The last few years they have gained notoriety by picketing near the funerals of United States servicemen and servicewomen who have died in Iraq and Afghanistan. In the brutal theological world Phelps and his fellow troglodytes inhabit, God is killing American soldiers because He is mad about our societal shift toward greater acceptance of homosexuality. Their presence near these military funerals has garnered lots of media coverage and inflicted immeasurable emotional harm on the families, friends, and mourners at these ceremonies.

Some states have begun to pass legislation establishing protester-free buffer zones around military funerals. Based on the actions of Phelps and his followers, President George W. Bush signed the Respect For America’s Fallen Heroes Act in 2006. The act establishes restrictions on the time and place for demonstrations at Military burial places.

The father of one serviceman whose funeral was picketed by the Phelps menagerie was so incensed by the desecration of his son’s memory that he sued Fred Phelps in Maryland State Court for invasion of privacy and emotional harm. The father, Albert Snyder, was awarded $5 million in damages as a result of the Maryland trial. An appeals court set aside the $5 million damages award and Mr. Snyder’s appeal of the Maryland Appeals Court decision is now being heard by the United States Supreme Court. The nine justices will have to find the proper balance between a family’s right to privacy and our Constitution’s guarantee of free speech.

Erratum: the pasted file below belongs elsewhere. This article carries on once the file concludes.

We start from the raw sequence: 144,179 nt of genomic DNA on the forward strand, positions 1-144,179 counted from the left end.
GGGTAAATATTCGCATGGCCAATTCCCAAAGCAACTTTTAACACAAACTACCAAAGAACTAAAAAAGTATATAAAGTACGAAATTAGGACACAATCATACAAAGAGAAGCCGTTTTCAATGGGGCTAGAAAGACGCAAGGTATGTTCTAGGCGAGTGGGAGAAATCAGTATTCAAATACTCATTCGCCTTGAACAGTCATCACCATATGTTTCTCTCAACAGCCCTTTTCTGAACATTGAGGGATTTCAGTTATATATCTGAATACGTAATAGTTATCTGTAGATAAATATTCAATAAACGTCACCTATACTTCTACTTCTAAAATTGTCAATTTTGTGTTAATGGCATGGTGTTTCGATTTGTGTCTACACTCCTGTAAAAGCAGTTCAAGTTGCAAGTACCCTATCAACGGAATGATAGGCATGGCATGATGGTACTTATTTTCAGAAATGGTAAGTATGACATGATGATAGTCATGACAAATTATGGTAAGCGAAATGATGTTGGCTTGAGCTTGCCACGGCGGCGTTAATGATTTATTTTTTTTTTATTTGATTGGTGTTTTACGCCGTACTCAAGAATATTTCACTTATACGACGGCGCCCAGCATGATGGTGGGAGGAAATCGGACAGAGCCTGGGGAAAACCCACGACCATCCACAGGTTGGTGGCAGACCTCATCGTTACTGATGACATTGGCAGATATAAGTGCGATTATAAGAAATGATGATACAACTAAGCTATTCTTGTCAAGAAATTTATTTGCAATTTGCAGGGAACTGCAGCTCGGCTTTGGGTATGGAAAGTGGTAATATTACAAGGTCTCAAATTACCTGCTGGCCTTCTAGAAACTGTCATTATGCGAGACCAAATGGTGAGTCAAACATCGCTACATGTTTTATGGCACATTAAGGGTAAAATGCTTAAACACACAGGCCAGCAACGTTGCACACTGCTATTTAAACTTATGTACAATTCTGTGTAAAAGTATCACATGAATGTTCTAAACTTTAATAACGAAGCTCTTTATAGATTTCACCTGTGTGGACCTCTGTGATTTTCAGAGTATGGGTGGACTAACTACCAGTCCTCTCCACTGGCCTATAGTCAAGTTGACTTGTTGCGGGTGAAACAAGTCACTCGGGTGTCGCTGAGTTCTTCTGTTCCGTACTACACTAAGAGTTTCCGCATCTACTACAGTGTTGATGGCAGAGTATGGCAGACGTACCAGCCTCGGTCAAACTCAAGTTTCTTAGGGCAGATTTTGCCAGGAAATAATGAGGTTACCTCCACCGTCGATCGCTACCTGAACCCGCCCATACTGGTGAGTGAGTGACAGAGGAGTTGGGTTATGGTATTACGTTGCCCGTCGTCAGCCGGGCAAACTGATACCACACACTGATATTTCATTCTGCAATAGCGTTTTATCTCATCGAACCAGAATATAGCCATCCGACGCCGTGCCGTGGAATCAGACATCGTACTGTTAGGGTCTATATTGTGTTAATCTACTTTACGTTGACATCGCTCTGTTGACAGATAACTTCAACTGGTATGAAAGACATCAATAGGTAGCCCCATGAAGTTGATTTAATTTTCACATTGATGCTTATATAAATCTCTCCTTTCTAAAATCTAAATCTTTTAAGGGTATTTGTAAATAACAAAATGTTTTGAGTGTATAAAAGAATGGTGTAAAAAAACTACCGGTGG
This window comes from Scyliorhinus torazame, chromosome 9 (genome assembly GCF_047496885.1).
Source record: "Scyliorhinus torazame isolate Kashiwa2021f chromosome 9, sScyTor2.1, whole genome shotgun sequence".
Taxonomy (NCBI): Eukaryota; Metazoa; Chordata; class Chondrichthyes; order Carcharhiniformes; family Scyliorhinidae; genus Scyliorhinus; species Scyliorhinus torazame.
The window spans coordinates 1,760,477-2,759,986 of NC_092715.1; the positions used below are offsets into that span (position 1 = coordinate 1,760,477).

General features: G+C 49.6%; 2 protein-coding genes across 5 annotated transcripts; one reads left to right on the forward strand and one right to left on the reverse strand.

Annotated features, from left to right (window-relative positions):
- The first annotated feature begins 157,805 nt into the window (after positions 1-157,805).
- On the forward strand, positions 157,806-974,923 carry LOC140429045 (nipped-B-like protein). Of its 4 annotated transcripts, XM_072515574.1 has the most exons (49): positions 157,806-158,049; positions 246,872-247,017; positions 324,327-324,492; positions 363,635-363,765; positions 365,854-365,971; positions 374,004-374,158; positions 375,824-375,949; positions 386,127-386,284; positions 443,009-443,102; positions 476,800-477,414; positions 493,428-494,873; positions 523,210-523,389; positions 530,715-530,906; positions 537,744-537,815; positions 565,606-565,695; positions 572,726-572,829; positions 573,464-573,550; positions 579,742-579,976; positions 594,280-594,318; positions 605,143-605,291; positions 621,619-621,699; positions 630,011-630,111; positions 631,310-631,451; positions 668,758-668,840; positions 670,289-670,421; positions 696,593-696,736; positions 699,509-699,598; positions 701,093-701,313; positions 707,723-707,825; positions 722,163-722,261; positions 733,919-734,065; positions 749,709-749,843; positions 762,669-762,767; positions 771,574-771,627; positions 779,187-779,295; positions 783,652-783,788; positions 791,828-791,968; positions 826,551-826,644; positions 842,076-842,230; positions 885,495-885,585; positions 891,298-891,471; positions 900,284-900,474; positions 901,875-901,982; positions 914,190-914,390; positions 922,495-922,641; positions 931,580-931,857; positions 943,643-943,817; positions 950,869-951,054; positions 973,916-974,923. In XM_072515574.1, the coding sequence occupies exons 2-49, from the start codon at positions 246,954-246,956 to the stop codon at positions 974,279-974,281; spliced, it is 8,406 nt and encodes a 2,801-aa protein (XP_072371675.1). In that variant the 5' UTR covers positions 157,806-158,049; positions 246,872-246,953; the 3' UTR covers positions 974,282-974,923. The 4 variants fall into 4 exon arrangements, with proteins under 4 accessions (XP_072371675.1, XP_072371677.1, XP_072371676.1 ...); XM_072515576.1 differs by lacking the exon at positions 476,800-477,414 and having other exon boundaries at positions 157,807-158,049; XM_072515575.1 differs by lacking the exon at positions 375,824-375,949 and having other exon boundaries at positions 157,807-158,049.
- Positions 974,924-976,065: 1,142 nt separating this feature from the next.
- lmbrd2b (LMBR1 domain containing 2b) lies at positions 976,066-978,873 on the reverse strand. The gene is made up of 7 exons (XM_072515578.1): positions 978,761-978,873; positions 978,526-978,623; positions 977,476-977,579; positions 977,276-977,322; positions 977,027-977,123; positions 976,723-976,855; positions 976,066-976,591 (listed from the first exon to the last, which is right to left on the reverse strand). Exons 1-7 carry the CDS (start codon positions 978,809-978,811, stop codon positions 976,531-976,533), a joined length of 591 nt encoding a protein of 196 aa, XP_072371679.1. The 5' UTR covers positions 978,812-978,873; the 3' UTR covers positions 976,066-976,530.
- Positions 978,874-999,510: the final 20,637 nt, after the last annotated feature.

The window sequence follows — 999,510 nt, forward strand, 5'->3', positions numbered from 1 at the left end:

Another case in the news this week has dovetailed nicely with the Phelps case. Attorney Danny Lampley of Lafayette County in Mississippi was jailed temporarily for refusing to say the Pledge of Allegiance in the courtroom of Judge Talmadge Littlejohn. Judge Littlejohn’s orders are printed below:

Attorney at Law, is in criminal contempt of court for his failure to stand and recite the Pledge of Allegiance as ordered by the undersigned Chancellor and is hereby ordered to be incarcerated in the Lee County jail.

IT IS FURTHER ORDED, ADJUDGED, AND DECREED, that Danny Lampley shall purge himself of said criminal contempt by complying with the order of this Court by standing and reciting the Pledge of Allegiance in open court.”

Most Americans would agree that the things Fred Phelps and his supporters say are godawful. A large majority of Americans would probably also agree that saying the Pledge of Allegiance is the opposite of godawful. When taken together these cases explain why I am a card-carrying member of the American Civil Liberties Union. The ACLU defends the Constitution of the United States. We are not a nation of individuals or political parties or lobbyist groups or churches. We are a nation of laws. And in order for our laws to work they have to protect our freedom.

Even the freedoms to say stupid-ass shit like the Phelpsians and the freedom to remain silent as others recite the Pledge of Allegiance. If the freedom of speech protected by the first amendment to the United States Constitution is to mean anything at all, it must include the right to say things that are stupid, hurtful, and wrong. If a Pledge of Allegiance is to ever mean anything, it CANNOT be compulsory.

My ACLU renewal form came in the mail last week and I set it aside on the kitchen table. And then I read news coverage of the Phelps case and the Lampley case and I filled out the check and mailed it right in. I sleep better knowing there are lawyers out there protecting the Constitution from us flawed humans. We are a country of laws and sometimes we need to be reminded that the Constitution is blind, deaf, and insensitive to the thoughts being expressed (or withheld), but acutely attuned to each citizen’s right to say (or not) those thoughts.